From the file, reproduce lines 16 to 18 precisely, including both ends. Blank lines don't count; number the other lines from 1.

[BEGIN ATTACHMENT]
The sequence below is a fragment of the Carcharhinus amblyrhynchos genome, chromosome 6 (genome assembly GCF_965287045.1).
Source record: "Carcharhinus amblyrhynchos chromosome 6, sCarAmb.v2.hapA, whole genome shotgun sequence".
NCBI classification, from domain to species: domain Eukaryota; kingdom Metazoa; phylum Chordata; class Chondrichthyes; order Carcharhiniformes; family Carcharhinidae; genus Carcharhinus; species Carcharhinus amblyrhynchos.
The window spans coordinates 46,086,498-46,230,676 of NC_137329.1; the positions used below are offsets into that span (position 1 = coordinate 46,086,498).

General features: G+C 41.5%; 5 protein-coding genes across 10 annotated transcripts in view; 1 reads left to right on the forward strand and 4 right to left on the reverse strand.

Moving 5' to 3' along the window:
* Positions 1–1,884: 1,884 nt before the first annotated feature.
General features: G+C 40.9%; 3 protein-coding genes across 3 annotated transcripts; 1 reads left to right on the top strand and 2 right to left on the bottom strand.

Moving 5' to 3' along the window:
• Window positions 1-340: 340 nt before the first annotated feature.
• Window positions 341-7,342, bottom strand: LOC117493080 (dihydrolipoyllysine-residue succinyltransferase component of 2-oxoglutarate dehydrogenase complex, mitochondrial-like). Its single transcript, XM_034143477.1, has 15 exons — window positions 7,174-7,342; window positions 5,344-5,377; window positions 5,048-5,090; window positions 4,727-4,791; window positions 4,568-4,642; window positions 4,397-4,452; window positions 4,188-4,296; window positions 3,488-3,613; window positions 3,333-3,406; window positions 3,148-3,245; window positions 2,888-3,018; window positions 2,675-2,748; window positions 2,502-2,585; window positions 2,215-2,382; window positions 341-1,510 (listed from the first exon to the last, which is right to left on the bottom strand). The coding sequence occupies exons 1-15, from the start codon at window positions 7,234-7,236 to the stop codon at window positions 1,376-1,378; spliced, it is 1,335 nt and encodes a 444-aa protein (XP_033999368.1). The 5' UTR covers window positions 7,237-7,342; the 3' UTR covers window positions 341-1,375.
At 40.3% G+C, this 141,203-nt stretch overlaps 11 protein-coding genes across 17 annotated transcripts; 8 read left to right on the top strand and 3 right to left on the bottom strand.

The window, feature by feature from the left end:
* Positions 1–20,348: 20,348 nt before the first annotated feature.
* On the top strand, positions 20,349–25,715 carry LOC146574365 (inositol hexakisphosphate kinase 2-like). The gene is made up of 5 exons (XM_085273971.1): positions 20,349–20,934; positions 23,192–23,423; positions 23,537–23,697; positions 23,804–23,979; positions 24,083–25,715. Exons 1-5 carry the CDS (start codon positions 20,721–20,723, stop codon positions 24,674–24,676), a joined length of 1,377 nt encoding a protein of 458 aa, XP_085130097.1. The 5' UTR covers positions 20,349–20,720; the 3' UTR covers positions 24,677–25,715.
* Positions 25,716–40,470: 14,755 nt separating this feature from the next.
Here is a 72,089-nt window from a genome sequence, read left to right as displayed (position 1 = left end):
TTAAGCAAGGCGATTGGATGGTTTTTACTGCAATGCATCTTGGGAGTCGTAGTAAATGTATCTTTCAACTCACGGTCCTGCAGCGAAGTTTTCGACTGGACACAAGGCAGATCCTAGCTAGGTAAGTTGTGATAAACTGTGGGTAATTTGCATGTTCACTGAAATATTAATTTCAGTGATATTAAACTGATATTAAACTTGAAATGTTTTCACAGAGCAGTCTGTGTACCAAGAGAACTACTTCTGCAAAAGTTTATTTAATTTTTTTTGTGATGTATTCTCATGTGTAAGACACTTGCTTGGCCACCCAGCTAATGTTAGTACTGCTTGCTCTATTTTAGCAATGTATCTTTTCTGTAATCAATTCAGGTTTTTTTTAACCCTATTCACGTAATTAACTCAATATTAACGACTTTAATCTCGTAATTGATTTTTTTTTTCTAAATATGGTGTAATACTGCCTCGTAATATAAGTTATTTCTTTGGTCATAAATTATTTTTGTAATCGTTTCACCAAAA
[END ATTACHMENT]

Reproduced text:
* Positions 25,716–40,470: 14,755 nt separating this feature from the next.
Here is a 72,089-nt window from a genome sequence, read left to right as displayed (position 1 = left end):
TTAAGCAAGGCGATTGGATGGTTTTTACTGCAATGCATCTTGGGAGTCGTAGTAAATGTATCTTTCAACTCACGGTCCTGCAGCGAAGTTTTCGACTGGACACAAGGCAGATCCTAGCTAGGTAAGTTGTGATAAACTGTGGGTAATTTGCATGTTCACTGAAATATTAATTTCAGTGATATTAAACTGATATTAAACTTGAAATGTTTTCACAGAGCAGTCTGTGTACCAAGAGAACTACTTCTGCAAAAGTTTATTTAATTTTTTTTGTGATGTATTCTCATGTGTAAGACACTTGCTTGGCCACCCAGCTAATGTTAGTACTGCTTGCTCTATTTTAGCAATGTATCTTTTCTGTAATCAATTCAGGTTTTTTTTAACCCTATTCACGTAATTAACTCAATATTAACGACTTTAATCTCGTAATTGATTTTTTTTTTCTAAATATGGTGTAATACTGCCTCGTAATATAAGTTATTTCTTTGGTCATAAATTATTTTTGTAATCGTTTCACCAAAA